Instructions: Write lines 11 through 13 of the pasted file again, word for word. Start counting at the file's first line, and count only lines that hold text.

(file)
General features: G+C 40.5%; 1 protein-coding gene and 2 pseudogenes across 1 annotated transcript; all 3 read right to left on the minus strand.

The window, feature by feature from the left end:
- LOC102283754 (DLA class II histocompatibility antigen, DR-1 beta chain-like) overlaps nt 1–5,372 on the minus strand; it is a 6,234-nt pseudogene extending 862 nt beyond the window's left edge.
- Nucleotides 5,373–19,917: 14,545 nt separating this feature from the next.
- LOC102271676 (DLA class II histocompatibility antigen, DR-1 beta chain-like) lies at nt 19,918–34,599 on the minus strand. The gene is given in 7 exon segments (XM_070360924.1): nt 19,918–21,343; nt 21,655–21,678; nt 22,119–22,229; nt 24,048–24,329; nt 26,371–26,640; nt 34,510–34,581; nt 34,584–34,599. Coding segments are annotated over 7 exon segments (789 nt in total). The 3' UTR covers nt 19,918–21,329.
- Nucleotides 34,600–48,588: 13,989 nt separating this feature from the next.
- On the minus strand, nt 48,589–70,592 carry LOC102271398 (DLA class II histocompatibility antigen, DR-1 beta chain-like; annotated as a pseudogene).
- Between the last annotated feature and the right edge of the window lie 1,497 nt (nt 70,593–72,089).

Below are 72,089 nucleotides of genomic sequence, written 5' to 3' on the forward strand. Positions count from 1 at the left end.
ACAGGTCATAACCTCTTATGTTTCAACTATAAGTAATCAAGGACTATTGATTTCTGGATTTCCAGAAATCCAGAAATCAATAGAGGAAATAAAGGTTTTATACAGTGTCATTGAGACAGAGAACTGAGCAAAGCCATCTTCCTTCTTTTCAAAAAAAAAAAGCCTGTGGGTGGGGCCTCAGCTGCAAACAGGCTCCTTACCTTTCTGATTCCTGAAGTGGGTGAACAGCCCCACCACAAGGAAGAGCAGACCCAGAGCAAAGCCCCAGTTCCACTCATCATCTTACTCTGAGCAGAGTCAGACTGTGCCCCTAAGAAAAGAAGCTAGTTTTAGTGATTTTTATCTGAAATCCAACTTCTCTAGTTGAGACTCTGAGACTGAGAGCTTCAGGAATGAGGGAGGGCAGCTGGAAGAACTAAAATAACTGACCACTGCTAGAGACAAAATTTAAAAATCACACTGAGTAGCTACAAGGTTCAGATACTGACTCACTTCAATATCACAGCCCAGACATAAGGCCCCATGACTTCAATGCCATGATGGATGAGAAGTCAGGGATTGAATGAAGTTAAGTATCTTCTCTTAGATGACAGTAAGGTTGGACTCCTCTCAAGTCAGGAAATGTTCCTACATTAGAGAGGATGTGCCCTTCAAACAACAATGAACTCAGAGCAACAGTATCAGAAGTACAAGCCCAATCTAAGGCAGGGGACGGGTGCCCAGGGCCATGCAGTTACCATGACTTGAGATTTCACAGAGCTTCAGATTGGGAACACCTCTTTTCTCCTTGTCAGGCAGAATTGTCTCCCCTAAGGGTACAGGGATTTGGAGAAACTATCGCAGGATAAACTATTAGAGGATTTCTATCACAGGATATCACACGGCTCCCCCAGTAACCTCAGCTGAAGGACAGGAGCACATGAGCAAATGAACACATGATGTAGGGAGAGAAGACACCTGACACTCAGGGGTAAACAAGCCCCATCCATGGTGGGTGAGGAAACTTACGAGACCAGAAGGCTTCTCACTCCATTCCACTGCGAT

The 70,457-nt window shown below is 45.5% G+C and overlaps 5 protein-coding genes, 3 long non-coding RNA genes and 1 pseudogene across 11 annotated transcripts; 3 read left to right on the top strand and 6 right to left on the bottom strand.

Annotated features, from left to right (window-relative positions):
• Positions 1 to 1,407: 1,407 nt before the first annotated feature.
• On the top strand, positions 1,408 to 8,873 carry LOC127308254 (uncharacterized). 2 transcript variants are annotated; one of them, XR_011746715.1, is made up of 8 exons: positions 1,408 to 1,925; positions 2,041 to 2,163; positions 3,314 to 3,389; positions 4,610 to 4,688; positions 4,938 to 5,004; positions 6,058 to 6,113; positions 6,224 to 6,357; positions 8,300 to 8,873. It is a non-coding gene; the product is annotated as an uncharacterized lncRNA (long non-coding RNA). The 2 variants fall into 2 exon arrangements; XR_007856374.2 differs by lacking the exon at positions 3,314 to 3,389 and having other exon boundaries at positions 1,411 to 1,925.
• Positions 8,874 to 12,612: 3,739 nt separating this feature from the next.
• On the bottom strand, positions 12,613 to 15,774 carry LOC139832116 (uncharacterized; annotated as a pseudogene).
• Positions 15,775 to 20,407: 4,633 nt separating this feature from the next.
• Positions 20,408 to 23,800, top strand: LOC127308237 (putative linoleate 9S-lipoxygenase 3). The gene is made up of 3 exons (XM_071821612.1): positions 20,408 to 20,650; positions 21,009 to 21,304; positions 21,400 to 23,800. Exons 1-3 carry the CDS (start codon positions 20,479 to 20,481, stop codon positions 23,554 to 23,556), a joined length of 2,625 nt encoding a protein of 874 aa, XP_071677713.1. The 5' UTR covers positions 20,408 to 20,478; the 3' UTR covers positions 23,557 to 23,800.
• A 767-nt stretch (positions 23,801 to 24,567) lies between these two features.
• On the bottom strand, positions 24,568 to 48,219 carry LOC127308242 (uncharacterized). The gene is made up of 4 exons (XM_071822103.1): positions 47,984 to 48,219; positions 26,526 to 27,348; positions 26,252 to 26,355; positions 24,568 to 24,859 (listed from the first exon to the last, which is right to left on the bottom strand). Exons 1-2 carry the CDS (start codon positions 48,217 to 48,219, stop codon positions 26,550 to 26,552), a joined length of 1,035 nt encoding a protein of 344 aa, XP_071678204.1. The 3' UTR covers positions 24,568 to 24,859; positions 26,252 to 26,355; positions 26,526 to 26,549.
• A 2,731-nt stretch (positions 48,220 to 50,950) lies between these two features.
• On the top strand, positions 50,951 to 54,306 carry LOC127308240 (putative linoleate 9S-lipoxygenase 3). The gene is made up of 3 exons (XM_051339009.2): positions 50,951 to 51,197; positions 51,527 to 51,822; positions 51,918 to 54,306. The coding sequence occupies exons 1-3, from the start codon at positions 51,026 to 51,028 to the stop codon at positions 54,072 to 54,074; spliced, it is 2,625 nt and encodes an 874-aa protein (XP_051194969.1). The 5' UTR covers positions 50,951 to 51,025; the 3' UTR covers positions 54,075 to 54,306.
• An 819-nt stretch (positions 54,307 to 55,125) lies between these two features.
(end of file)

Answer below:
The 70,457-nt window shown below is 45.5% G+C and overlaps 5 protein-coding genes, 3 long non-coding RNA genes and 1 pseudogene across 11 annotated transcripts; 3 read left to right on the top strand and 6 right to left on the bottom strand.

Annotated features, from left to right (window-relative positions):
• Positions 1 to 1,407: 1,407 nt before the first annotated feature.